A Wisconsin senator and state representative are planning to introduce a proposal that would toughen state drunk driving laws. Rep. Jim Ott (R-Mequon) and Sen. Alberta Darling’s (R-River Hills) legislation increases penalties for first-time OWI arrests, repeat offenders and “super drunk” drivers.

The lawmakers noted that more than 180 fatal car accidents in Wisconsin were traced to alcohol in 2011. Milwaukee law enforcers recorded over 30 incidents of wrong-way driving in Milwaukee during 2012. Many of the impaired drivers responsible for severe injuries and wrongful deaths had previous OWI convictions.

The proposal’s authors believe Wisconsin’s Act 100 drunk-driving laws need revision. First-time offenders currently are not required to attend a court hearing. Repeat offenders may not be charged with felonies without multiple OWI convictions. State laws include no minimum penalty for homicides caused by intoxicated drivers.

Ott and Darling’s measure would transform first-time OWI arrests into criminal acts for drivers with excessively high blood alcohol content readings. A driver whose BAC level is 0.15 or more would fall into a “super drunk” category. First-time suspects would have to make a court appearance for any drunk-driving charge.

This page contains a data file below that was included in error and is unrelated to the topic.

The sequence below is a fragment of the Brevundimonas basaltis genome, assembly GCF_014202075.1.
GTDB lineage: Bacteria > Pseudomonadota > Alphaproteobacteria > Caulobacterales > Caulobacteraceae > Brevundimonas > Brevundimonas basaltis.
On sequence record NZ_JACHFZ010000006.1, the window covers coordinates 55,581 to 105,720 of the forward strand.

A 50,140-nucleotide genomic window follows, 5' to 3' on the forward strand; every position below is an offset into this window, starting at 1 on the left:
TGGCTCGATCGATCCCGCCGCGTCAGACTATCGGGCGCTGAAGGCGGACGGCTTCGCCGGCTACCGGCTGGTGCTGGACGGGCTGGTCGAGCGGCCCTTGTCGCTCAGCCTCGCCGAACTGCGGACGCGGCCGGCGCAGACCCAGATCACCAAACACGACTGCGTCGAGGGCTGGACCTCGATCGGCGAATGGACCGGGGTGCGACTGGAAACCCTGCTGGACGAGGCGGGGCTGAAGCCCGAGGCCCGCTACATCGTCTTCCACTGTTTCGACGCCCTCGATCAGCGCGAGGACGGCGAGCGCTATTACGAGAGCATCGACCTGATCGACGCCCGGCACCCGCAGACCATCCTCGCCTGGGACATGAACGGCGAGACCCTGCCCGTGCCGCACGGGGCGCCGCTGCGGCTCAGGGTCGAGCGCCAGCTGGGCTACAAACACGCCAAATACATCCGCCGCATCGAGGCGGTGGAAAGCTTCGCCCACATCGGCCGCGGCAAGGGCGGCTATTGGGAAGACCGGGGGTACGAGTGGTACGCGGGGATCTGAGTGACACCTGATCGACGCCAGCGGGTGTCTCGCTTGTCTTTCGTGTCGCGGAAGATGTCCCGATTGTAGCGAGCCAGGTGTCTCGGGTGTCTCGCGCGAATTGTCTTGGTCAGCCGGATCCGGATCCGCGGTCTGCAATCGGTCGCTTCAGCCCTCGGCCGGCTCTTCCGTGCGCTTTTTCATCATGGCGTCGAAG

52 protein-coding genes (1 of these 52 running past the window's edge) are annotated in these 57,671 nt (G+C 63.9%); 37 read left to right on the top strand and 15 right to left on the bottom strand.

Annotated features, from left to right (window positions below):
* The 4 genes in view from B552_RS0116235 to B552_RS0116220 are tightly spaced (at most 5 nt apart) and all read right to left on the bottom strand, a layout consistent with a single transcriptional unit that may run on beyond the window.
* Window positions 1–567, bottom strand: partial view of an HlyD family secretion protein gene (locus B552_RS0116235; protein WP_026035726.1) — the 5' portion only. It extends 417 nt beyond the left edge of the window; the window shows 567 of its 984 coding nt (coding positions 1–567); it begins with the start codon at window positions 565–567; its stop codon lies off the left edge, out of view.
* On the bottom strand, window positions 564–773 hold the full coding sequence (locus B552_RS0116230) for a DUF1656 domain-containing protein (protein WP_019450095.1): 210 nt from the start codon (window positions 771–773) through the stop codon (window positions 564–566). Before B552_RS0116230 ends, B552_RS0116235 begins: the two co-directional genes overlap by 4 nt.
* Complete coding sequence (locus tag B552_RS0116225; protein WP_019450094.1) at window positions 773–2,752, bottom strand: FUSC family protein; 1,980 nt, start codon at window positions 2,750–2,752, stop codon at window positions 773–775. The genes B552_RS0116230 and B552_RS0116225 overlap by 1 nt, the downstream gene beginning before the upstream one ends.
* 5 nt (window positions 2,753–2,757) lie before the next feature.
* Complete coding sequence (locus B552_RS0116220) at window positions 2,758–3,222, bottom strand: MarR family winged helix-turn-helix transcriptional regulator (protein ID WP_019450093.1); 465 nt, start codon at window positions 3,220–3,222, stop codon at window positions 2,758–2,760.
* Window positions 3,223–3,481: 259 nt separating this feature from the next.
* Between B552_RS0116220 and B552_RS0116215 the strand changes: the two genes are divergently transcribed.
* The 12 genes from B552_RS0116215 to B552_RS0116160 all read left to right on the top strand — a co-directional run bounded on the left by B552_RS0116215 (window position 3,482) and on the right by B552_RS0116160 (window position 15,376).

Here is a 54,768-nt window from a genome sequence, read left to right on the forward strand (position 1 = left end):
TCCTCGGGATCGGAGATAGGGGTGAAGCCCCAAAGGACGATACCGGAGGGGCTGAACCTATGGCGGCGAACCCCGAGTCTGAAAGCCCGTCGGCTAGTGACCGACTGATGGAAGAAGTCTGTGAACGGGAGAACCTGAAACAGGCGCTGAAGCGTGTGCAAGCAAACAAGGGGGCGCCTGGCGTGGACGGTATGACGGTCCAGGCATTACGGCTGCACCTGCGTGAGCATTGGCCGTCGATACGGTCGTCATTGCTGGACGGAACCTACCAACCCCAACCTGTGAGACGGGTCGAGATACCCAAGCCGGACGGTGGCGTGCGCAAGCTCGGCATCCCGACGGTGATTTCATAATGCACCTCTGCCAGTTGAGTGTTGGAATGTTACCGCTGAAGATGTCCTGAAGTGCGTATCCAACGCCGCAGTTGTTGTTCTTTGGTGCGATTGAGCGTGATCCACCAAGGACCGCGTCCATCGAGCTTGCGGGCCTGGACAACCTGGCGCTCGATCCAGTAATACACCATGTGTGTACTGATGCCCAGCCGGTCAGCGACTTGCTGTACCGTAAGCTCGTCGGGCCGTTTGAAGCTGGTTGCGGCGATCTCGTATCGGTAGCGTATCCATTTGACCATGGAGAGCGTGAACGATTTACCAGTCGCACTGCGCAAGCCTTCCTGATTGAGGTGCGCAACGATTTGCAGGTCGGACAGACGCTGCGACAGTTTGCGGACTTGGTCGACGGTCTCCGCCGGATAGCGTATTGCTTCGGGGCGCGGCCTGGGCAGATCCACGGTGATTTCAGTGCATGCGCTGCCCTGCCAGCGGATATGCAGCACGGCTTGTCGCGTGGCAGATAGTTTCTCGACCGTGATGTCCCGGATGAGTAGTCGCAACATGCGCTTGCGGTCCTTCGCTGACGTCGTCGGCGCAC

The new measure is also pushing for felony charges against drivers with a third OWI conviction. Current laws impose felony charges for a fourth OWI conviction in a five-year period. The proposal would guarantee vehicle seizures after a third OWI offense.

Minimum sentences would be instituted for drunk drivers in accidents involving injuries or death. Prison sentences of up to three years for injury crashes and 10 years for fatalities would be mandatory.

The legislators want increased penalties to act as drunk-driving deterrents on behalf of victims. Neither of the lawmakers thinks the proposed changes to criminal laws will solve the problem of drunk driving entirely.

Wisconsin civil courts provide a separate justice for OWI accident victims. Plaintiffs can pursue damages for financial losses in personal injury and wrongful death lawsuits.

Source: jsonline.com, “Drunken driving laws fail us,” Jim Ott and Alberta Darling, Dec. 26, 2012